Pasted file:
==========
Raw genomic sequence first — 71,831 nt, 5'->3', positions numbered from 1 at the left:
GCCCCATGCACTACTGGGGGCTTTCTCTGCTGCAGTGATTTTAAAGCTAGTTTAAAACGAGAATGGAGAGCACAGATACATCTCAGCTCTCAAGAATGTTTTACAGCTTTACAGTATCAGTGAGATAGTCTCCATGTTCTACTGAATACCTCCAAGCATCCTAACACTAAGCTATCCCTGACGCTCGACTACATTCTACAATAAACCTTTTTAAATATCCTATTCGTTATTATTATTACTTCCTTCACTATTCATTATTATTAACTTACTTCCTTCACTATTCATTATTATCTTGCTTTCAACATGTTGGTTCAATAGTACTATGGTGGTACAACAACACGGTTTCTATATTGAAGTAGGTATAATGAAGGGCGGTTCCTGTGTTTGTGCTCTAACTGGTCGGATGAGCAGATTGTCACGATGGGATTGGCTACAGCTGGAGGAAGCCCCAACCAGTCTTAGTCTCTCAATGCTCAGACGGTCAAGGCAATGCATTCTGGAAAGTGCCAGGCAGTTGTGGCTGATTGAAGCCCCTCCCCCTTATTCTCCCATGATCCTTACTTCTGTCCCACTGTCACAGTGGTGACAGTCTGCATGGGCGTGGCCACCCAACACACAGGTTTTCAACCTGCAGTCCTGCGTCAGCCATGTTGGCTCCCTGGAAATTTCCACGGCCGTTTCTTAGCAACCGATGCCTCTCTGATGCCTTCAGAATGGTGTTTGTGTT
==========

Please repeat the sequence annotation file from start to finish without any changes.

Raw genomic sequence first — 71,831 nt, 5'->3', positions numbered from 1 at the left:
GCCCCATGCACTACTGGGGGCTTTCTCTGCTGCAGTGATTTTAAAGCTAGTTTAAAACGAGAATGGAGAGCACAGATACATCTCAGCTCTCAAGAATGTTTTACAGCTTTACAGTATCAGTGAGATAGTCTCCATGTTCTACTGAATACCTCCAAGCATCCTAACACTAAGCTATCCCTGACGCTCGACTACATTCTACAATAAACCTTTTTAAATATCCTATTCGTTATTATTATTACTTCCTTCACTATTCATTATTATTAACTTACTTCCTTCACTATTCATTATTATCTTGCTTTCAACATGTTGGTTCAATAGTACTATGGTGGTACAACAACACGGTTTCTATATTGAAGTAGGTATAATGAAGGGCGGTTCCTGTGTTTGTGCTCTAACTGGTCGGATGAGCAGATTGTCACGATGGGATTGGCTACAGCTGGAGGAAGCCCCAACCAGTCTTAGTCTCTCAATGCTCAGACGGTCAAGGCAATGCATTCTGGAAAGTGCCAGGCAGTTGTGGCTGATTGAAGCCCCTCCCCCTTATTCTCCCATGATCCTTACTTCTGTCCCACTGTCACAGTGGTGACAGTCTGCATGGGCGTGGCCACCCAACACACAGGTTTTCAACCTGCAGTCCTGCGTCAGCCATGTTGGCTCCCTGGAAATTTCCACGGCCGTTTCTTAGCAACCGATGCCTCTCTGATGCCTTCAGAATGGTGTTTGTGTT